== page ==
Monday, November 25, 2013

John Kennedy - Fifty Years Later

Fifty years. Has it really been that long since I was sitting on the couch, in tears, watching John John salute his father's funeral procession? Fifty years seem like yesterday, it's that imprinted into my memory.

One thing I've noticed the last few days, it's been imprinted into virtually everyone's memory as well, those masses of us who sat huddled in silence beside a television, shocked into an unexpected grief. But I already knew that from doing this Pilot Mountain project. It was a defining moment for this little school, for the nation, the world. All the conspiracy theories that have cropped up since then have not distracted me from what I felt.

Only later did I realize this picture above of Jackie, her children, the Kennedy brothers, the picture of sadness in their faces, this one family portrait represents the moment we as a nation lost our innocence. Nothing was ever the same.

Fifty years, and we are still recovering.

Catch of the day,


Wednesday, November 20, 2013


Today I'm extending a special welcome to those visitors from the Learn Like a Mom link. I'm thrilled you have taken a moment from your busy schedule. If you haven't had a chance to check out the link, please do, and make note of the subtitle: Embrace Life's Teachable Moments. What a concept!
Earlier this week I posted a blog about Grandparents and the role Abuelo, Grandfather, plays in my When Christmas Feels Like Home picture book. He is secondary, but essential to the story of how Eduardo adjusts to his new life. So, too, is Eduardo's mother. She is there for support, to comfort him when he wants to go back home and to help him through the adjusting process.

That's what moms do.

When they can.

Sometimes, like in my second book, Called to the Mountains: The Story of Jean L. Frese, that proves to be impossible. The mom in this very true book could not support, comfort, nor help her daughters through adjusting. She was a single mom in 1927, working as a maid in the local hospital. Her energy went into surviving and her girls went into family members' homes. She did the best she could with the limited resources available.

As I went through the interviewing process for the Lessons Learned: The Story of Pilot Mountain School, I caught (I consider myself a storycatcher) many stories about moms. Mothers in the forties had the additional responsibility of comforting their children during blackouts, rationing, and nightmares of war. Often they did this alone, all the while worrying about their husbands or brothers on the battlefield.

Mothers in the fifties chuckled, I'm sure, when June Cleaver of "Leave it to Beaver" fame appeared at the door of their ideal television house in her full skirt, tiny waist, and pearl necklace, welcoming her husband, Ward, with the perfect meal after his long hard day at the office. Some of the mothers of this era in the mountains of North Carolina were stay at home moms that had three complete meals on the table every day of the year, square meals they called it, those fresh biscuits at the break of dawn kind of mothers. Other mothers worked in the furniture factories or the chemical plants and depended on their own moms to handle child care.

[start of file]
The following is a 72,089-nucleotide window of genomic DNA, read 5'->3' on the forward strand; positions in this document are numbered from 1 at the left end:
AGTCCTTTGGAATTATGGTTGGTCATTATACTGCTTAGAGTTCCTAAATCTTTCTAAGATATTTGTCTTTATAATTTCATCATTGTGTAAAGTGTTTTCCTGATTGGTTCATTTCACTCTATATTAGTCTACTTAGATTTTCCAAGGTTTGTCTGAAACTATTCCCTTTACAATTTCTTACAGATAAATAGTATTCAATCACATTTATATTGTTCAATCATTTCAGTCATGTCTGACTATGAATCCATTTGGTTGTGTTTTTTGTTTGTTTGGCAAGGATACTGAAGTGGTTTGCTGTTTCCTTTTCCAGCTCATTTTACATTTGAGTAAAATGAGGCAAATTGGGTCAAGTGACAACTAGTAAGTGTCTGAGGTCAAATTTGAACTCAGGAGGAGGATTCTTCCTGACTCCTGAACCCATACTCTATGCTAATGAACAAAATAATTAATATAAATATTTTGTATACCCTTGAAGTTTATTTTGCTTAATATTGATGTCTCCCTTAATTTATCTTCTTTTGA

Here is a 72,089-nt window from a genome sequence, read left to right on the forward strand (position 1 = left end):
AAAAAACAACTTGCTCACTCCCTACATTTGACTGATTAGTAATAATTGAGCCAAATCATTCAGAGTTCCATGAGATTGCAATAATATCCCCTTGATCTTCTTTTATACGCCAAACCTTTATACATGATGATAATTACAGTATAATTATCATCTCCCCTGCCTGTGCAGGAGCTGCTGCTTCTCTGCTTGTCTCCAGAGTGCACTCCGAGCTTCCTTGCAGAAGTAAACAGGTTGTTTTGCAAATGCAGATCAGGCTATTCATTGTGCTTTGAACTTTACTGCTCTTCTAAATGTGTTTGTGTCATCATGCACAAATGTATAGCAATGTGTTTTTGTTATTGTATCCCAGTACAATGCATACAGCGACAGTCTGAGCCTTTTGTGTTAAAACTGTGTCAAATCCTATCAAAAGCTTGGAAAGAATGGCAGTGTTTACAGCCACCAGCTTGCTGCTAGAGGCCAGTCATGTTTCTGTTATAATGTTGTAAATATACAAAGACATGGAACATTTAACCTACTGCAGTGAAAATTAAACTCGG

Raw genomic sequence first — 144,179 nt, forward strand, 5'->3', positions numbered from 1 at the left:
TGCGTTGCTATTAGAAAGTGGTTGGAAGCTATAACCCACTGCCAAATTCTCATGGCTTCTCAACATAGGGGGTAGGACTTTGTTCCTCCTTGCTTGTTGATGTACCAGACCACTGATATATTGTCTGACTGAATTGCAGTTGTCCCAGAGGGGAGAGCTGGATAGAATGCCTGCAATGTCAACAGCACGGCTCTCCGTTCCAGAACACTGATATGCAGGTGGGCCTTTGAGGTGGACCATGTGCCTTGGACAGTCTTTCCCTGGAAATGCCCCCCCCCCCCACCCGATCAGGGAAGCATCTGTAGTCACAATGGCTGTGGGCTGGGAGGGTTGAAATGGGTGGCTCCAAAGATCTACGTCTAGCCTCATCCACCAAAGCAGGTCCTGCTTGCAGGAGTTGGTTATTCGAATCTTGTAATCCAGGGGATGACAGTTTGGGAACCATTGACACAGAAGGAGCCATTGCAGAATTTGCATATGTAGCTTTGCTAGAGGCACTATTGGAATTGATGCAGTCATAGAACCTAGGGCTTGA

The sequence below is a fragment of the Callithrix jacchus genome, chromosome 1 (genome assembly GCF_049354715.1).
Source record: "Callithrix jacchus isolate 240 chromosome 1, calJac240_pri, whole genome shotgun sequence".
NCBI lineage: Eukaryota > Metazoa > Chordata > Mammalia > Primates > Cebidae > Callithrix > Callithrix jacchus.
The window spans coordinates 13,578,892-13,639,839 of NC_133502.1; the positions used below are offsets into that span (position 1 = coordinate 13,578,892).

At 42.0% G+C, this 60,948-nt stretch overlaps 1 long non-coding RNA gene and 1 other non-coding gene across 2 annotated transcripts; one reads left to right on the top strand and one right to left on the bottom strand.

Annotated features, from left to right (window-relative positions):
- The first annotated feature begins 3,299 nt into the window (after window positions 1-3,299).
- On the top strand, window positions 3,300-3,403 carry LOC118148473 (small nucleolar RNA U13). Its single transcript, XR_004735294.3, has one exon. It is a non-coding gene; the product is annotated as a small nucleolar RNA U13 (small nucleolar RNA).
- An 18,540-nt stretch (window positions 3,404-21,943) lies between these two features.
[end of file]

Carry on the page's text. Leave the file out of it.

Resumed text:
Their war was against polio. They feared nightly as they tucked their children into bed and listened to them pray, "If I should die before I wake, I pray the Lord my soul to take." That was their reality. It was happening across the nation, polio striking in the middle of the night, unpredicted.

Mountain mothers of the sixties didn't have time for hippies and love beads. They were busy raising children, working the gardens or the factories, being room mothers with Valentine cupcakes. Society was changing around them, yet they were the one constant the children had.

Styles change. Trends come and go and lead the world away from the known into the unknown. Through it all, mothers stand by their families and withstand the challenges.

That's what moms do.

Catch of the day,


Monday, November 18, 2013


One of the unexpected joys of becoming a member of the writing community is that I have interacted with so many extraordinary  people both in person and online. We share ideas. We share our successes, and quite often our rejections. When the time is right, we share books.

The time is right. I am sharing a copy of my children's picture book, When Christmas Feels Like Home.

Actually, today is the last day to win one of my books in a drawing. Go to TALKING STORY: GRANDPARENTS  and follow the directions posted in the November/December issue that features grandparents in children's literature. Yes, there is a grandparent in my book. Abuelo. Grandfather. The one who helps carve the manger for the nativity scene.